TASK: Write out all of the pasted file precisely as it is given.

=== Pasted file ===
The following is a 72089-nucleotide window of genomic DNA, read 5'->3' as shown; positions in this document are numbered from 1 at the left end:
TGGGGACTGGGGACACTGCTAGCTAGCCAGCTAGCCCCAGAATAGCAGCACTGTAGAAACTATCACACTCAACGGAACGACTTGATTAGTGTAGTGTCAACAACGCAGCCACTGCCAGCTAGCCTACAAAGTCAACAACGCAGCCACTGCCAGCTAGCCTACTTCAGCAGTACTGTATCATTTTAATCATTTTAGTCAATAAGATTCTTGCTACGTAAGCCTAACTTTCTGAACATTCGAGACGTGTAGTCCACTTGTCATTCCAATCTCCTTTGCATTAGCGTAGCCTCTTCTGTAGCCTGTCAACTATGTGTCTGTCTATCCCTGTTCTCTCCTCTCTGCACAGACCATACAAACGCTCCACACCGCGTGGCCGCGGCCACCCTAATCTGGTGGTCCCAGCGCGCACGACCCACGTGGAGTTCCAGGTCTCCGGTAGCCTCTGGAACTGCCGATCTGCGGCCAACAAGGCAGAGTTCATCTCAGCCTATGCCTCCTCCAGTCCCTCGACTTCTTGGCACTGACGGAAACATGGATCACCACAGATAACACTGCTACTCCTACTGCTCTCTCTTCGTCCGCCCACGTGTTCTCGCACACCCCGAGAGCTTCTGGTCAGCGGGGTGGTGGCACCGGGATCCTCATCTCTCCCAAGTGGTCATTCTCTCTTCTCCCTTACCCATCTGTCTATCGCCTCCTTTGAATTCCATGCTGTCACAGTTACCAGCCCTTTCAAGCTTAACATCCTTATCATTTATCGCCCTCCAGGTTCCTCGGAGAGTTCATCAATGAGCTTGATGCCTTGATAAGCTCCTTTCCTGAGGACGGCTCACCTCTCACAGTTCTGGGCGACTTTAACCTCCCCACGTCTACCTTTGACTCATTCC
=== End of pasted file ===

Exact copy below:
The following is a 72089-nucleotide window of genomic DNA, read 5'->3' as shown; positions in this document are numbered from 1 at the left end:
TGGGGACTGGGGACACTGCTAGCTAGCCAGCTAGCCCCAGAATAGCAGCACTGTAGAAACTATCACACTCAACGGAACGACTTGATTAGTGTAGTGTCAACAACGCAGCCACTGCCAGCTAGCCTACAAAGTCAACAACGCAGCCACTGCCAGCTAGCCTACTTCAGCAGTACTGTATCATTTTAATCATTTTAGTCAATAAGATTCTTGCTACGTAAGCCTAACTTTCTGAACATTCGAGACGTGTAGTCCACTTGTCATTCCAATCTCCTTTGCATTAGCGTAGCCTCTTCTGTAGCCTGTCAACTATGTGTCTGTCTATCCCTGTTCTCTCCTCTCTGCACAGACCATACAAACGCTCCACACCGCGTGGCCGCGGCCACCCTAATCTGGTGGTCCCAGCGCGCACGACCCACGTGGAGTTCCAGGTCTCCGGTAGCCTCTGGAACTGCCGATCTGCGGCCAACAAGGCAGAGTTCATCTCAGCCTATGCCTCCTCCAGTCCCTCGACTTCTTGGCACTGACGGAAACATGGATCACCACAGATAACACTGCTACTCCTACTGCTCTCTCTTCGTCCGCCCACGTGTTCTCGCACACCCCGAGAGCTTCTGGTCAGCGGGGTGGTGGCACCGGGATCCTCATCTCTCCCAAGTGGTCATTCTCTCTTCTCCCTTACCCATCTGTCTATCGCCTCCTTTGAATTCCATGCTGTCACAGTTACCAGCCCTTTCAAGCTTAACATCCTTATCATTTATCGCCCTCCAGGTTCCTCGGAGAGTTCATCAATGAGCTTGATGCCTTGATAAGCTCCTTTCCTGAGGACGGCTCACCTCTCACAGTTCTGGGCGACTTTAACCTCCCCACGTCTACCTTTGACTCATTCC